Well, this is what it looks like outside the front window of my camper WHEN IT’S PARKED OUTSIDE MY HOUSE IN WEST ASHEVILLE. Illuminating, is it not? I have been blindsided and stalled: there is a fallen tree in my path. The fallen tree is the same problem that I’ve been trying unsuccessfully to answer since I first came up with this idea over a year ago, namely, how the fuck do you run away from home when you are 50 something and have stuff?
I thought I had it worked out. Unfortunately, at the penultimate, the last, the eleventh hour, my arrangements came crashing down around my head, taking a longterm very close friendship into ruin with them.
I have two dogs and a cat and a troubled adult child and a house full of art and books and furniture that is not valuable to anyone but me. I have been trying to hedge my bets and keep my options open – it has been my experience that this always, but always, pisses off the gods: they like commitment in their playthings – and, well, now I am not sure I can keep those options open, or if I even have any damn options. I no longer have anyone I trust to care for the animals and the house and art and, to some extent, the troubled child, and so, can I leave? How the fuck am I going to fix this? Do I toss it all to the winds and leave it with the child (who has cheered up wonderfully at the idea of not being evicted and assured me that he will fill the house with nice, respectable young women, no problem?) Do I empty the entire thing into a storage unit, take the geriatric dogs with me, cut all my urban agendas (you can’t leave dogs sitting in a truck while you spend hours at the Field Museum, after all) and head off into whatever wilderness will support us? Do I try again to evict my kid and find good hearted strangers to care for the dogs and the art and the peeling leather couch? Do I just give the fuck up, get a job and wait for the dogs to die?
I don’t even know what the hell to do besides curse and drink and occasionally cry. And half my clothes are stored in the garage and half are in the camper and just finding a bra requires going from the house to the camper and back again in whatever is currently passing as pajamas several times while the construction workers across the street observe a moment of horrified silence.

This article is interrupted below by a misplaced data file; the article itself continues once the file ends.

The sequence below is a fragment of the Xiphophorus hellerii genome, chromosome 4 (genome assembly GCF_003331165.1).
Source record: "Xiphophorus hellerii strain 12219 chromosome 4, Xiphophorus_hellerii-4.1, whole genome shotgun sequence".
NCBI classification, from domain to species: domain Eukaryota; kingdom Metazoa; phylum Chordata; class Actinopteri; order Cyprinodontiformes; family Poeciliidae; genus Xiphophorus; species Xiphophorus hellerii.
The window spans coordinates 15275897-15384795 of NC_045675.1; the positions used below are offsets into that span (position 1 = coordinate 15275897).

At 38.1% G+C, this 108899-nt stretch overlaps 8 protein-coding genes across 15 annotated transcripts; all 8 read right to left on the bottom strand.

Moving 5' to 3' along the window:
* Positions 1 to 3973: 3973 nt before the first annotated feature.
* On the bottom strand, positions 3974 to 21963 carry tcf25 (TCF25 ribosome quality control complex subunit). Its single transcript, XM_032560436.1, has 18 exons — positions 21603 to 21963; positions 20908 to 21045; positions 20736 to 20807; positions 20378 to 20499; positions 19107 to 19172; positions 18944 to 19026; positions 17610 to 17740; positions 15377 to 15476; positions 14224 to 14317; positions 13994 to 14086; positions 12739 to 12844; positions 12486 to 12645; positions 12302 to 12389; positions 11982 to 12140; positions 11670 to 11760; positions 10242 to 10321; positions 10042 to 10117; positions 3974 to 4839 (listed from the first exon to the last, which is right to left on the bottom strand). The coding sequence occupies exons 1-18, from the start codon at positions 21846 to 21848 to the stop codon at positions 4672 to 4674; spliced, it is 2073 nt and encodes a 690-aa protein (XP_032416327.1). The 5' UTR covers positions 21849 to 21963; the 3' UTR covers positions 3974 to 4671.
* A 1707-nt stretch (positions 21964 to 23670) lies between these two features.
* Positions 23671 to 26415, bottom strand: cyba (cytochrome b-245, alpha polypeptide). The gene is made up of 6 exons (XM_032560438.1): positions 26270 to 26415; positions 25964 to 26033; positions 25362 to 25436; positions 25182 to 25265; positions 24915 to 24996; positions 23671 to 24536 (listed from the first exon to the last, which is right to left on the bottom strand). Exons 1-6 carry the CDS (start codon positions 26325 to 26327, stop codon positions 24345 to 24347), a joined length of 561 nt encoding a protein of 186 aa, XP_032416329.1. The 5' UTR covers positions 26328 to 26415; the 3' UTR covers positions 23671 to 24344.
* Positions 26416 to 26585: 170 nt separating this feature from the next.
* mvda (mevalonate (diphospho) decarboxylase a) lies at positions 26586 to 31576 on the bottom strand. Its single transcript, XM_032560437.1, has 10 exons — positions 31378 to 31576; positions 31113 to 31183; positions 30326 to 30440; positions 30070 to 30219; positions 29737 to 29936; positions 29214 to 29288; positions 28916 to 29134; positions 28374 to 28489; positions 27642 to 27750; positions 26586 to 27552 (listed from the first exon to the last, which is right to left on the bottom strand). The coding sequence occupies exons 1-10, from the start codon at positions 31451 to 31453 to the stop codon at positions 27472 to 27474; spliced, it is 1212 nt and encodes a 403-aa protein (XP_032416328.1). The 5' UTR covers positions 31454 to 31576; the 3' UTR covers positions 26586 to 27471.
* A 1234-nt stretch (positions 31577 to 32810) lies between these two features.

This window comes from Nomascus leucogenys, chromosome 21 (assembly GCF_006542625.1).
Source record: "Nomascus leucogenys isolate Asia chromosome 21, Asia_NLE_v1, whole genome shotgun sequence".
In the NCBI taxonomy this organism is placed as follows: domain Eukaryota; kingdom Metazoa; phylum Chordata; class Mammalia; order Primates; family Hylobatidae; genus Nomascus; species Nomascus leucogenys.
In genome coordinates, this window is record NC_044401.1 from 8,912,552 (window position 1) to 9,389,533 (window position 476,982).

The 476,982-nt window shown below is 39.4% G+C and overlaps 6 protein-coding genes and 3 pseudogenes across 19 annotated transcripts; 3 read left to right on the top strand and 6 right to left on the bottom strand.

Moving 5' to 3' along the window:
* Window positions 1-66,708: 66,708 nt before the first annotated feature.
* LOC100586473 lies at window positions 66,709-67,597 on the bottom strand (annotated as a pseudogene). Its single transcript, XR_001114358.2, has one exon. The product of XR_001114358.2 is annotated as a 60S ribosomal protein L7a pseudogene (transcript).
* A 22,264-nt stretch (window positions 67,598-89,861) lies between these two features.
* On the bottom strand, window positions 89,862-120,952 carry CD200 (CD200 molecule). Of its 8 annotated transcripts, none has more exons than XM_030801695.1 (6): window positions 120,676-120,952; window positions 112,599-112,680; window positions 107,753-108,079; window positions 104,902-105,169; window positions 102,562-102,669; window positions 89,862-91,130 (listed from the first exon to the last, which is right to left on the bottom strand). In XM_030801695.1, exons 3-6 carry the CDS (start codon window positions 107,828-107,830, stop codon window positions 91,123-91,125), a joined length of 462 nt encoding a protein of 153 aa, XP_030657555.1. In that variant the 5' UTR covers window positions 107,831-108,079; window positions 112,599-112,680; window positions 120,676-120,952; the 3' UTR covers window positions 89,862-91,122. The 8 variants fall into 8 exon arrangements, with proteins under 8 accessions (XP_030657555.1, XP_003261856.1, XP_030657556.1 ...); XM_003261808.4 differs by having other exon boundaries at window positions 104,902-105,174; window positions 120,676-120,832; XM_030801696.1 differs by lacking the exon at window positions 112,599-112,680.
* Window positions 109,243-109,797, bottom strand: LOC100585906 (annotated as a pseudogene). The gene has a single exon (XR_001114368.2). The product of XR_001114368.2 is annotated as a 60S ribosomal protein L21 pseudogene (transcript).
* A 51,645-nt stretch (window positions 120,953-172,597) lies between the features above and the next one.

And in the fucking meantime, I need to get somebody to paint the goddamn basement since the furniture has all been roughly removed and, hell, might as well. But it is not fucking going to be me. I am not spending the next week crying and painting the basement, even if I did watch five videos this morning on how to transform the hideous painted concrete floor to a chic and shining stained concrete floor.
I was supposed to be on the road by now. Hell, I was supposed to be enduring a camping time share lecture in Ohio in order to get three precious free weeks of staying at places with showers and electricity. I have been working like the proverbial dog, which is to say much harder than any damn dog I ever owned. I have driven AmeliaTree around Asheville. I have spent several hours at two separate trailer places with my friend Zen – where I was rather eye openingly treated much much better due to my sudden acquisition of an apparent husband. I am feeling more confident about driving, even if I still can’t actually back up. Backing up is overrated! I am just going to avoid it, she said steadfastly. O god. But! The work on my house, which had hit a frenzied peak last week, is mostly done. My garage is packed to the gills. The camper is loaded if not logically stored. I have spent a vast fortune on many things related to the house and the truck and the camper. I was, more or less, ready. There was olive oil and wine neatly put away in the camper. I even hung art.
And then it all fell to shit and, to add insult to injury, the camper refrigerator died. RV refrigerators, for those who do not know, are made out of diamonds and gold and the precious secret tears of a bird who cries only once every hundred years. IN other words, fuck, I ain’t got no fridge no more and I am going to get real well acquainted with blocks of dry ice.
If, that is, I ever get out of here.